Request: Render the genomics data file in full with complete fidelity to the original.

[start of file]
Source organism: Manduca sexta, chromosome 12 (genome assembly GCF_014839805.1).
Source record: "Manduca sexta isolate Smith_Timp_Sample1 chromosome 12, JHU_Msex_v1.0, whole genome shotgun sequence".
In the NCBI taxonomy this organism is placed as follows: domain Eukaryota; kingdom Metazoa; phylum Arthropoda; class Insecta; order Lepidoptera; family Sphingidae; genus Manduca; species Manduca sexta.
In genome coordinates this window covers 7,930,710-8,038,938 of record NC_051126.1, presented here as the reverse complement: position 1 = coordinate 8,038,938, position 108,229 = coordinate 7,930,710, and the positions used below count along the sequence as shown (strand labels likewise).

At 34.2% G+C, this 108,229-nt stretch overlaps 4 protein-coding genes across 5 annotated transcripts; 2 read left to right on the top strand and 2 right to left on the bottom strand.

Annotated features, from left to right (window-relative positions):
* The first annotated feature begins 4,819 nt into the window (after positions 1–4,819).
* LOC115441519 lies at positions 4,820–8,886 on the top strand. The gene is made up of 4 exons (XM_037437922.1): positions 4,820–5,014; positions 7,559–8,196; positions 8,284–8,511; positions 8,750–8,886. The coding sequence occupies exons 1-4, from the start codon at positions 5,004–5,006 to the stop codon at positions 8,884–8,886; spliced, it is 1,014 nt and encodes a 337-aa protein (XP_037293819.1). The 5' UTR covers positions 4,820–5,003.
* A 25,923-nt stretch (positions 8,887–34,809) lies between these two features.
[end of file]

Source organism: Manduca sexta, chromosome 12 (genome assembly GCF_014839805.1).
Source record: "Manduca sexta isolate Smith_Timp_Sample1 chromosome 12, JHU_Msex_v1.0, whole genome shotgun sequence".
In the NCBI taxonomy this organism is placed as follows: domain Eukaryota; kingdom Metazoa; phylum Arthropoda; class Insecta; order Lepidoptera; family Sphingidae; genus Manduca; species Manduca sexta.
In genome coordinates this window covers 7,930,710-8,038,938 of record NC_051126.1, presented here as the reverse complement: position 1 = coordinate 8,038,938, position 108,229 = coordinate 7,930,710, and the positions used below count along the sequence as shown (strand labels likewise).

At 34.2% G+C, this 108,229-nt stretch overlaps 4 protein-coding genes across 5 annotated transcripts; 2 read left to right on the top strand and 2 right to left on the bottom strand.

Annotated features, from left to right (window-relative positions):
* The first annotated feature begins 4,819 nt into the window (after positions 1–4,819).
* LOC115441519 lies at positions 4,820–8,886 on the top strand. The gene is made up of 4 exons (XM_037437922.1): positions 4,820–5,014; positions 7,559–8,196; positions 8,284–8,511; positions 8,750–8,886. The coding sequence occupies exons 1-4, from the start codon at positions 5,004–5,006 to the stop codon at positions 8,884–8,886; spliced, it is 1,014 nt and encodes a 337-aa protein (XP_037293819.1). The 5' UTR covers positions 4,820–5,003.
* A 25,923-nt stretch (positions 8,887–34,809) lies between these two features.